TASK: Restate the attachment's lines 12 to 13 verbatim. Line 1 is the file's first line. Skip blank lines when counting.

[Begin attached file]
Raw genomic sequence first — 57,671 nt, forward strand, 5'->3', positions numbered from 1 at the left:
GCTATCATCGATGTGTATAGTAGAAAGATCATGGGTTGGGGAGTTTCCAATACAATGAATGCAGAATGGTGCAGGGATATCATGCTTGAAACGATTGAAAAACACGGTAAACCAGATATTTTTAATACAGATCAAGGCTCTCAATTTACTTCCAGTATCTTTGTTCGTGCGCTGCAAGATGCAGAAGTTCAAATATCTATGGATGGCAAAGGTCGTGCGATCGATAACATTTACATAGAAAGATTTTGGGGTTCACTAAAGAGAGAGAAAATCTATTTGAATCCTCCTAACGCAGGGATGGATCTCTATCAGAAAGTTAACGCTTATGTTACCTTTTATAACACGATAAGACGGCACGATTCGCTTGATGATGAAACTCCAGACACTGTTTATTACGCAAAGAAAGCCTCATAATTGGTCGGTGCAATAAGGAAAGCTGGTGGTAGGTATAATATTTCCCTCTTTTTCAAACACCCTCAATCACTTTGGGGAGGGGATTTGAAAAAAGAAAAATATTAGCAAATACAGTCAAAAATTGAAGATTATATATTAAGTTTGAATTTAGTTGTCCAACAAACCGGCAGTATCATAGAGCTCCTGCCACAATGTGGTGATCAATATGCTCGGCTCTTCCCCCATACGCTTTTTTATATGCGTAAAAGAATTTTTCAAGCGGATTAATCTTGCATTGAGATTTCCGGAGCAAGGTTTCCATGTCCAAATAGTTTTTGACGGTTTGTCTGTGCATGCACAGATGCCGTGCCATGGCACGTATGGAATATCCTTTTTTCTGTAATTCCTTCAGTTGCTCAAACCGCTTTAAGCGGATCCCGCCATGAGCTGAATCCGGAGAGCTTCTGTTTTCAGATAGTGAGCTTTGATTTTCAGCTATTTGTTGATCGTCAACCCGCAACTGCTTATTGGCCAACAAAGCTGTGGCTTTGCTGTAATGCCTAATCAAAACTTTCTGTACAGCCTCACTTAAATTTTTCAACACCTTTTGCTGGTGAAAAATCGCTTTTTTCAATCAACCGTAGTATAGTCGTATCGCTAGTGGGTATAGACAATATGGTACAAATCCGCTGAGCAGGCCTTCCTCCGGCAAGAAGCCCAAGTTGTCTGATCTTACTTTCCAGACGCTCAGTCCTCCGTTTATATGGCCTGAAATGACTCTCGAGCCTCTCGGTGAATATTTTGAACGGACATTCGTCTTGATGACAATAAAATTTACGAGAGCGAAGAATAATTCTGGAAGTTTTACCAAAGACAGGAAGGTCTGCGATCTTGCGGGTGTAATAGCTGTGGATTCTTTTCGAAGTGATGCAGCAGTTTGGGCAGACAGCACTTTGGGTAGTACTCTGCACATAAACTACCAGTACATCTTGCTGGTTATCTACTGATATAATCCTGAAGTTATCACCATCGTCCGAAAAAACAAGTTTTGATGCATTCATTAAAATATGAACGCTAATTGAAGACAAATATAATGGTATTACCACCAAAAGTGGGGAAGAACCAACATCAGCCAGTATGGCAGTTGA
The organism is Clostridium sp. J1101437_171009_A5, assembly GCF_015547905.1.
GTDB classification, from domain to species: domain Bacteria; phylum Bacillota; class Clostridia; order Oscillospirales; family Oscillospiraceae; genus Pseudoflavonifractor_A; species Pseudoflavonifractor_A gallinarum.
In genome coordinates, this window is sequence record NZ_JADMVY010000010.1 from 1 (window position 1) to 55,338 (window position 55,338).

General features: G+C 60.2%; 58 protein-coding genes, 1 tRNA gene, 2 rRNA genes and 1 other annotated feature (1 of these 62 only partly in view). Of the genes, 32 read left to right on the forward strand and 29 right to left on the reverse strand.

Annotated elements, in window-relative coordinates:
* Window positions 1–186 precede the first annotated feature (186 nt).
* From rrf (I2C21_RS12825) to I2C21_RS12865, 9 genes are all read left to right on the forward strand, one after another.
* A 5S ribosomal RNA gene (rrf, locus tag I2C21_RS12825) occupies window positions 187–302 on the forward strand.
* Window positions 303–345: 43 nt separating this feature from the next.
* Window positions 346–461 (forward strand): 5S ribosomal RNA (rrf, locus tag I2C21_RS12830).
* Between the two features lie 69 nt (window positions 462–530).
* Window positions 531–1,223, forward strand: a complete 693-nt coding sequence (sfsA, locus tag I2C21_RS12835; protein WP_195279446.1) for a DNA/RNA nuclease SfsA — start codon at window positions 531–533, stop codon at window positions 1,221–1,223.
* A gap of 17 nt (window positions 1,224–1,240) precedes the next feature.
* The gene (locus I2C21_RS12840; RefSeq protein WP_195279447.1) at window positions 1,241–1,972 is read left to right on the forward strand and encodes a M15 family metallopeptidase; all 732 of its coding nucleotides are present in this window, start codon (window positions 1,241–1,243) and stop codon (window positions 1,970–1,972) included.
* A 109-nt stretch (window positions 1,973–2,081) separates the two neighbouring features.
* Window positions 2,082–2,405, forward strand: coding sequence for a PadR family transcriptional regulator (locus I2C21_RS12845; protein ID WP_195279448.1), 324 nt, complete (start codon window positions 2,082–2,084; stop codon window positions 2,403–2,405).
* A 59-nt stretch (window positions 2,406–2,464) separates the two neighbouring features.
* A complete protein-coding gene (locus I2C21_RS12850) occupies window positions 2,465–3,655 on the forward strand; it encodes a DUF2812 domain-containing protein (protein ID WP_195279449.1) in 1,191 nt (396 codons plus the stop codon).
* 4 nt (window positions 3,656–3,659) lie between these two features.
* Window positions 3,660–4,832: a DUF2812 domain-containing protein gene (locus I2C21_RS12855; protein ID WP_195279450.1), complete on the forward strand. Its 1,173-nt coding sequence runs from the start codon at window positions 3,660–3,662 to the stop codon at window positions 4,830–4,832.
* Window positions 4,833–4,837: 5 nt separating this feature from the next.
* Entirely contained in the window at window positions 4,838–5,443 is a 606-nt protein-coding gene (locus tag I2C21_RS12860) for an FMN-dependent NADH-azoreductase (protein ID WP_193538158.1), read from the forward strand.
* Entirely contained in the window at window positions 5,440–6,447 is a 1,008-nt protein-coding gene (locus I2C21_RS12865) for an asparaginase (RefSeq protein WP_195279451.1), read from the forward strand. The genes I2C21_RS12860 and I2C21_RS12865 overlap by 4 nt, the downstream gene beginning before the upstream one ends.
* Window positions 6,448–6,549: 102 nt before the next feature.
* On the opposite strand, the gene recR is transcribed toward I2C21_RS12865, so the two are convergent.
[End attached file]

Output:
* Window positions 346–461 (forward strand): 5S ribosomal RNA (rrf, locus tag I2C21_RS12830).
* Between the two features lie 69 nt (window positions 462–530).